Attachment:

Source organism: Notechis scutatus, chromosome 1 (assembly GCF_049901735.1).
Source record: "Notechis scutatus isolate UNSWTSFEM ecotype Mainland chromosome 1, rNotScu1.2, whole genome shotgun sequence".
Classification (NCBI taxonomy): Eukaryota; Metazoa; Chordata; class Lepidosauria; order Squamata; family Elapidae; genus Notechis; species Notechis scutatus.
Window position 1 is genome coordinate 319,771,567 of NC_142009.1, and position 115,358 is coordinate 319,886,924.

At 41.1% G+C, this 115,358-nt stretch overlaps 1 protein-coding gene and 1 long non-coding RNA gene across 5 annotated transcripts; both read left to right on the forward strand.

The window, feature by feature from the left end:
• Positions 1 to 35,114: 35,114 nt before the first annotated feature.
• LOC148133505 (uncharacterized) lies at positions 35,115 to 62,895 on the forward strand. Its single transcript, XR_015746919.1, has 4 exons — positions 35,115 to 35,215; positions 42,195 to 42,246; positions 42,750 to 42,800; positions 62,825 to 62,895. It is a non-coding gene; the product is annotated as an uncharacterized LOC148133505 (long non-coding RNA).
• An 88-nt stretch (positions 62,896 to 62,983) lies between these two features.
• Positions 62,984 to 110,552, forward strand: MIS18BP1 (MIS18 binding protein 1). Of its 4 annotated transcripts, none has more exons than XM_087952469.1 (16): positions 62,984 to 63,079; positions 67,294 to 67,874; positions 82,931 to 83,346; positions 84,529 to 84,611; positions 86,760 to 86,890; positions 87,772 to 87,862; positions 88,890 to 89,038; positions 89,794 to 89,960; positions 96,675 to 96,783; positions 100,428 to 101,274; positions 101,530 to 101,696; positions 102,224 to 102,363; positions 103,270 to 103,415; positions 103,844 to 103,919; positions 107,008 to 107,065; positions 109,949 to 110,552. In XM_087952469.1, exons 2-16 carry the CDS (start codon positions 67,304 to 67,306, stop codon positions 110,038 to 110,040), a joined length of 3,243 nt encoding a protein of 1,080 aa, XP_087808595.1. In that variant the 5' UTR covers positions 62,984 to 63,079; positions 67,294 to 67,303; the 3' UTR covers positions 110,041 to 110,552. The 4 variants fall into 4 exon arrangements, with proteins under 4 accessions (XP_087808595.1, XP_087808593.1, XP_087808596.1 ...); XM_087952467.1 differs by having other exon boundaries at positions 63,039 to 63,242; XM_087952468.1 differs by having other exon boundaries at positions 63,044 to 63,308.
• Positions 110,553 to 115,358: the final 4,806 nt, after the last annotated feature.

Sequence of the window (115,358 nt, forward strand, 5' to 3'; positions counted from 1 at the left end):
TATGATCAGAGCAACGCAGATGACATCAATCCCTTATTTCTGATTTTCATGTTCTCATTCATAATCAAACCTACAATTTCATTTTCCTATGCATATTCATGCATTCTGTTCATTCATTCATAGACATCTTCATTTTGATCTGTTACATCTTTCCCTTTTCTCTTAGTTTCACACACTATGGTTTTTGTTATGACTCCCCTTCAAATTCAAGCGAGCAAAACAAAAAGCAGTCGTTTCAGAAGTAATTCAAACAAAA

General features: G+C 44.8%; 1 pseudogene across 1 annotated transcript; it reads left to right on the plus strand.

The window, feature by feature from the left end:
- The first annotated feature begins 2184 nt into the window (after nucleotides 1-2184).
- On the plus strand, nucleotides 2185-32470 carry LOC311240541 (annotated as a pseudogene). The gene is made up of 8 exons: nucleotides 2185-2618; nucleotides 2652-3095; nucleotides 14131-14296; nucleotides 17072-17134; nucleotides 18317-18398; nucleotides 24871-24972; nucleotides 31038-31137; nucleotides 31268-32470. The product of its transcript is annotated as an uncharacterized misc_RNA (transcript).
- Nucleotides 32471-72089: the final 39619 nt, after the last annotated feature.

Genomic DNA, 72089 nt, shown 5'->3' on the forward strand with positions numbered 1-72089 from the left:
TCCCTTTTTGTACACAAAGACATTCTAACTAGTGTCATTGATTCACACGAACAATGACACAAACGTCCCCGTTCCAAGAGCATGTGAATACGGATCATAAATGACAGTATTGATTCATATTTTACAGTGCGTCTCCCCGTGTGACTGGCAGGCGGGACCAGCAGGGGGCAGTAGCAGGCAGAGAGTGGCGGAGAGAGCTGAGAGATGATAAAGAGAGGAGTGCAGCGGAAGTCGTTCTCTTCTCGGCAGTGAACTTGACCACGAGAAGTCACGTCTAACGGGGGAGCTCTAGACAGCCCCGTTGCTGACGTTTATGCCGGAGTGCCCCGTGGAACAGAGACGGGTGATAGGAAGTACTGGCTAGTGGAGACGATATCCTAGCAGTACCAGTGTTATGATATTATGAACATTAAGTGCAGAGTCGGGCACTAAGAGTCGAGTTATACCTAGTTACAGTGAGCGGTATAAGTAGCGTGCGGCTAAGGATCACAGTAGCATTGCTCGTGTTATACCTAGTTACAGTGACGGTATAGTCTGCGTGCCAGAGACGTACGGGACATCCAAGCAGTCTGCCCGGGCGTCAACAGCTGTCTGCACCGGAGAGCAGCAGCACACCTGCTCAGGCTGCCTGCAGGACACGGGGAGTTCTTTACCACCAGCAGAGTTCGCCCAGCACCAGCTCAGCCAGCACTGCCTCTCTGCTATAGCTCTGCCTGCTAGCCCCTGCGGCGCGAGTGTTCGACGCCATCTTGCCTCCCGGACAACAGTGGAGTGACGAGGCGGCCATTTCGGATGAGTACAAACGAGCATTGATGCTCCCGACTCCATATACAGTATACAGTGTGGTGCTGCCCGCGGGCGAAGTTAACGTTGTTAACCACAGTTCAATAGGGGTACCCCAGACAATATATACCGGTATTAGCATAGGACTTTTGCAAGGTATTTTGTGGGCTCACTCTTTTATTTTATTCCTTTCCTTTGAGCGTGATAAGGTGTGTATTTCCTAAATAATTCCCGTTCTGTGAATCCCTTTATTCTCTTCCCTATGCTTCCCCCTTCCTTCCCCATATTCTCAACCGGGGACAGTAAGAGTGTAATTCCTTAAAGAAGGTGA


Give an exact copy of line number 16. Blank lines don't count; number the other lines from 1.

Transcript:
- The first annotated feature begins 2184 nt into the window (after nucleotides 1-2184).